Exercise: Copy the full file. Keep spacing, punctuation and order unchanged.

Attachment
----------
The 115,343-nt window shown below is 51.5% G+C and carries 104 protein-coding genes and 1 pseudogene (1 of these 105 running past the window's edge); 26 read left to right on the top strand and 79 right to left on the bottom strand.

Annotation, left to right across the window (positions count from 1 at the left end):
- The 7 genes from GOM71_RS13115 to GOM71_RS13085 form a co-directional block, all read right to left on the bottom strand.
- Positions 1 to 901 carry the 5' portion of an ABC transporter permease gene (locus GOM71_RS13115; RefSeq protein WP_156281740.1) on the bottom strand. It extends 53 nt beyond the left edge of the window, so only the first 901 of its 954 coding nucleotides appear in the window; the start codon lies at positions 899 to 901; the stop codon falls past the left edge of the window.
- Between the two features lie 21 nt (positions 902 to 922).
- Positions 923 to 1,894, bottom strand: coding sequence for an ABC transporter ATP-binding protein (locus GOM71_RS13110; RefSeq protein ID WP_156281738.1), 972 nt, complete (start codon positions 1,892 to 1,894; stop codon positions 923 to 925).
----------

The 115,343-nt window shown below is 51.5% G+C and carries 104 protein-coding genes and 1 pseudogene (1 of these 105 running past the window's edge); 26 read left to right on the top strand and 79 right to left on the bottom strand.

Annotation, left to right across the window (positions count from 1 at the left end):
- The 7 genes from GOM71_RS13115 to GOM71_RS13085 form a co-directional block, all read right to left on the bottom strand.
- Positions 1 to 901 carry the 5' portion of an ABC transporter permease gene (locus GOM71_RS13115; RefSeq protein WP_156281740.1) on the bottom strand. It extends 53 nt beyond the left edge of the window, so only the first 901 of its 954 coding nucleotides appear in the window; the start codon lies at positions 899 to 901; the stop codon falls past the left edge of the window.
- Between the two features lie 21 nt (positions 902 to 922).
- Positions 923 to 1,894, bottom strand: coding sequence for an ABC transporter ATP-binding protein (locus GOM71_RS13110; RefSeq protein ID WP_156281738.1), 972 nt, complete (start codon positions 1,892 to 1,894; stop codon positions 923 to 925).